Dead Crows

by Debbie Ann Ice


Dead Crows

(October, 2007)


The night my husband became a transvestite, crows started dying. They fell from the sky like black umbrellas, hitting the ground with a thud. A rainstorm of birds. I figured it was a virulent strain of bird flu that drifted into the clouds and killed them all just like that. There they were, flying around in circles, and bam! Sick. Dead. A virus that behaved like shot gun pellet.  

I told Earl, who was dressed like Queen Elizabeth for a Halloween party, not to touch the birds. He wobbled outside in his comfortable pumps and leaned way over to study their limp bodies, poking a few with a stick. There were at least four dozen birds in our yard. A few more plopped by him before he finally decided to hurry back inside.  

I was not Prince Phillip. I was Woody Allen, because I kind of look like him, and only Woody Allen would show up at a party with a husband dressed like Queen Elizabeth. My husband had planned everything out that night. Dressed up like the Queen, he would talk to me about his quirky coming out. But then the crows started dying, so Earl decided, rightly so, to deal with the crows first.   

After the thudding stopped, we got garbage bags and started the clean up. When crows fall all over your yard, you don't stand around asking questions, you clean them up. 

There would inevitably be media coverage, panic, flu shot mania, our confused President on TV. But at that moment our only concern was removal of dead birds. 

 It took about a dozen garbage bags for our front yard. Larson Henley, our neighbor, had to borrow a few bags to get all of his. The dead crows were so bad in his yard, you could not see a bit of grass.   

After all the bags were piled as high, we grabbed some beers and rested on the patio before heading out to the party. I said, "Earl, do you suppose something else besides the flu killed all these birds?" Across the street, Mary Lou Eagan's yard looked like a soft black blanket. She was off visiting relatives in Texas. By the time she came back, her yard would smell like a civil war battlefield unless we all chipped in and helped clean it up. 

 Earl said he didn't know, and chances were no one would know. It was like the time all the dead fish floated up from the bottom of the ocean. Or when the trees fell down in the California Redwood forest. Or when all the bears woke up mid-winter and starved to death.  

 "It's just one of the many things we have to accept in the twenty-first century," he said. He let that sit a while, then turned to me, all pensive and sincere. "It's best, during these trying times, to be honest with each other. You never know what will be next. It could be people. All of us standing around, talking or something, then, whammo, on the ground, just like those birds." I nodded. "Lindsey, what I am saying, I guess, is that things are just going to hell all over the place, and the only thing we can do is hold on to the truth."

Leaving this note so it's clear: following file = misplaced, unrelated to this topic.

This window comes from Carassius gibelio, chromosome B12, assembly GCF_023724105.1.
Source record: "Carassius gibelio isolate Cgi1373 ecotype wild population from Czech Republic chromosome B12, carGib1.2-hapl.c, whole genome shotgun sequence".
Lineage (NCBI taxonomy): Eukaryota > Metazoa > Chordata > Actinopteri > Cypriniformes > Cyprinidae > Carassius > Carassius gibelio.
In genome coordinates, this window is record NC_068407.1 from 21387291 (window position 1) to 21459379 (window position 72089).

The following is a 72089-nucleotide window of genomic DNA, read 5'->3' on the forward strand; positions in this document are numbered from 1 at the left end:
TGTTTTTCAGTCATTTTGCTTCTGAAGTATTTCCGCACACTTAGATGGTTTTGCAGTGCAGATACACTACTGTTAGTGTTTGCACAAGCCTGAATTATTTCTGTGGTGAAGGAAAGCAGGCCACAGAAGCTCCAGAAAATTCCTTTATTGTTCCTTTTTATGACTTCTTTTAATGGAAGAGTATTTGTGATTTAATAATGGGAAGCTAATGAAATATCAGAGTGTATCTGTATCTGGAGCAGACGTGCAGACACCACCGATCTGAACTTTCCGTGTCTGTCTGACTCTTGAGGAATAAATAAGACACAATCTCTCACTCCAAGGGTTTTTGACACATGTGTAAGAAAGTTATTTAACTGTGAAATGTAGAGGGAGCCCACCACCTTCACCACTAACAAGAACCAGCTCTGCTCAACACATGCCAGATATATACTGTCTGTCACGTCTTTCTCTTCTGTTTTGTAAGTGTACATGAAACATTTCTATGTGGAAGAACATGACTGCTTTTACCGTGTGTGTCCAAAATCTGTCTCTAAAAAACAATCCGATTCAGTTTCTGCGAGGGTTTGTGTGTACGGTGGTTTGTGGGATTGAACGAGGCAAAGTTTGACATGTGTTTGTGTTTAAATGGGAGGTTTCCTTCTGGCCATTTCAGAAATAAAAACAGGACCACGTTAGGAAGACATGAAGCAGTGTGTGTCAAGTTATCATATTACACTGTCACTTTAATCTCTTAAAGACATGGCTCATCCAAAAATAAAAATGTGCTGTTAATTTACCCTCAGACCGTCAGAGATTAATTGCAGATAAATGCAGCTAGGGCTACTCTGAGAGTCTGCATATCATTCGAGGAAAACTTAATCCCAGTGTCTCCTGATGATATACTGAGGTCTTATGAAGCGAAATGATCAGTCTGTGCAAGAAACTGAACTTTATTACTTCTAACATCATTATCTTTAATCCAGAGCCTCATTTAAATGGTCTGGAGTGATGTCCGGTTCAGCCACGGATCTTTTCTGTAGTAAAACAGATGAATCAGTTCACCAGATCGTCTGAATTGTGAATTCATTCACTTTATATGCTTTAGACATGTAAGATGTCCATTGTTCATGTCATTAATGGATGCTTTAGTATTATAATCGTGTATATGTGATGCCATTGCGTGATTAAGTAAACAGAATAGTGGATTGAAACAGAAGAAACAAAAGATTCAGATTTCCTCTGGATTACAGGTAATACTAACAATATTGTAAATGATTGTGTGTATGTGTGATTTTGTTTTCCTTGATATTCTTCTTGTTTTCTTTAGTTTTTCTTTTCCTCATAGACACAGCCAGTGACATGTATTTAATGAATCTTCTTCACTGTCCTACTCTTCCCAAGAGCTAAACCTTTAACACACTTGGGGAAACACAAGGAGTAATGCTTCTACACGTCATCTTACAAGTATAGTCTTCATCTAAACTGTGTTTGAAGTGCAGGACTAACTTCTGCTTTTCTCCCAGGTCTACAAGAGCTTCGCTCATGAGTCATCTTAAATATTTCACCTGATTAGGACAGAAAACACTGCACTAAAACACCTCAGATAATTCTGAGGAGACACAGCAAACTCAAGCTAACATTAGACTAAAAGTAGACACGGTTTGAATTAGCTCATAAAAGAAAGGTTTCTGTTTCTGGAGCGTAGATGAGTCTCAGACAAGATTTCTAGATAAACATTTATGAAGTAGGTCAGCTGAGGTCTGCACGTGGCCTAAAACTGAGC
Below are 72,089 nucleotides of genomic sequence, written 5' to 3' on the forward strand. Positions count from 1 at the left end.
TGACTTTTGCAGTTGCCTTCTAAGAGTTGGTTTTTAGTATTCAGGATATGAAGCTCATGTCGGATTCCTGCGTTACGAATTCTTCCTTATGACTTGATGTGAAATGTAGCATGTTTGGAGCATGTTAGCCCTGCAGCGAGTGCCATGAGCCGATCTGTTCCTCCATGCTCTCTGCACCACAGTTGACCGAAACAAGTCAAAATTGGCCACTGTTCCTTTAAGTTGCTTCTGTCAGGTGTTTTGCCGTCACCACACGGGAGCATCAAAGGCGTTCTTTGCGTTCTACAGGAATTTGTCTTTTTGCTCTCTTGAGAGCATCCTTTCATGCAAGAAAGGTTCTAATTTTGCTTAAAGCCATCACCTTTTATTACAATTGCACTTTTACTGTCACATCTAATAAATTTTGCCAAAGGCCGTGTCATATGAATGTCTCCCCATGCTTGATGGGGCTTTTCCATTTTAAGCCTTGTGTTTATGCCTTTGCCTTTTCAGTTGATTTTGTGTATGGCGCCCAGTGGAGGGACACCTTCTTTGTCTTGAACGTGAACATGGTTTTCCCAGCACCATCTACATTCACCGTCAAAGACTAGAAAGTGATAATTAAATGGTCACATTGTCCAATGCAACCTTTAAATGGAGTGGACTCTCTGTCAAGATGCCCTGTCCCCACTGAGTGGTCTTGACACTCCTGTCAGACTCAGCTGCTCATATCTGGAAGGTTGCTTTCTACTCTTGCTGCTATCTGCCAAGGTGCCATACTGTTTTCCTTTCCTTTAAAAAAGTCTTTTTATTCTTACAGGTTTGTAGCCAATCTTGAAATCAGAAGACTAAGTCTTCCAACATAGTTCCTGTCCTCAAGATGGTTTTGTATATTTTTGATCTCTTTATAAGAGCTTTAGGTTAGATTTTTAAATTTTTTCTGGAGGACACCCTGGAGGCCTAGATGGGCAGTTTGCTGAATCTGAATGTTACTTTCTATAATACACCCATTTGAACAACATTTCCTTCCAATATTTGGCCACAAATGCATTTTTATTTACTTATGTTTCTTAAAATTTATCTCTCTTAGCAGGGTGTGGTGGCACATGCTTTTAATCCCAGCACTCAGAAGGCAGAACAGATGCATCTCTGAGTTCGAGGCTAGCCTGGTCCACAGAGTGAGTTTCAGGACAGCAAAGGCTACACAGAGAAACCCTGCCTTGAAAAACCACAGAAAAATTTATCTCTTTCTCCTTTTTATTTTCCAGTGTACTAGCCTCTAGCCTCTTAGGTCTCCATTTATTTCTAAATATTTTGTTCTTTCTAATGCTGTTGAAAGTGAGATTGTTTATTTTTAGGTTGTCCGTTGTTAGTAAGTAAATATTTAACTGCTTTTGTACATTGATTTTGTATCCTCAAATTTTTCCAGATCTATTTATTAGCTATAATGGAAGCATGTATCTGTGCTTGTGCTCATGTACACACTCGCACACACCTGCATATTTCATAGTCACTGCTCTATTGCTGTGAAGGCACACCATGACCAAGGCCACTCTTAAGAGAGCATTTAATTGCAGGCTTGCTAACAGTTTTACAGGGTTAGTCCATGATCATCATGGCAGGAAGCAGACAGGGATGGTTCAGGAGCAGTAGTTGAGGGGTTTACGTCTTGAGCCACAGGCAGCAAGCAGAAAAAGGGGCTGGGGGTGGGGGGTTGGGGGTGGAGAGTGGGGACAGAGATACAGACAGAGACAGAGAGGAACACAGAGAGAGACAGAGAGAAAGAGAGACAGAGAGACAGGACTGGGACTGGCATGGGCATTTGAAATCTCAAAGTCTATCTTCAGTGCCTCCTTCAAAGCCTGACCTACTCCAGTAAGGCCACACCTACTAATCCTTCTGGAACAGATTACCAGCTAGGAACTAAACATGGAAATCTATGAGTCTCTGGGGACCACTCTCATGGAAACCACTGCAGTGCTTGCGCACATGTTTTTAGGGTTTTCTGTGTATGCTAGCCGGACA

"That is the only thing that cannot die. Truth."  

"You said it, Earl."  

Another thud off in the distance, over by our mailbox.  

 "I will tell you something now," I continued. "I never cared that Woody Allen had sex with, then married, his daughter. I pretended to be outraged. But, you know, I still like his movies, and I am glad I look like him. There. It's out." 

"There you go, Linz. There you go with the truth. Good for you." 

"I feel better." 

Another thud, this time closer. I looked over by our garage and spotted the lifeless crow.  

"So, OK. You're brave, Lindsey, and that motivates me. So, here I go. I think I want breasts."

"Well, I got a few here. You can have them anytime."  Earl did not laugh. 

"No. Not like that. I mean I want my own. I want to have breasts. There, I said it." 

The silence became a rustle of leaves, our neighbor's loud "Goddamn" , and another thud, over by our Japanese maple.  

"And I like skirts," Earl said. “I think I look good in them."  

"And so," I said. "You're going to get breasts? And sex between us becomes what?"  

"I'm still turned on by you. I just want to wear different clothes." Earl took a long suck on his beer. "Maybe you get on top more. Maybe that." 

I decided not to say anything, instead grabbed a garbage bag and started to pick up the few crows that had fallen during our truth talk.  

I held them up by their little talons, taking in their empty eyes and stiff wings before dropping them into my bag. I tried to imagine how they must have felt up there, flying around with headaches, then falling until they hit this tangled yard where they took their final breath, here with Queen Elizabeth and Woody Allen.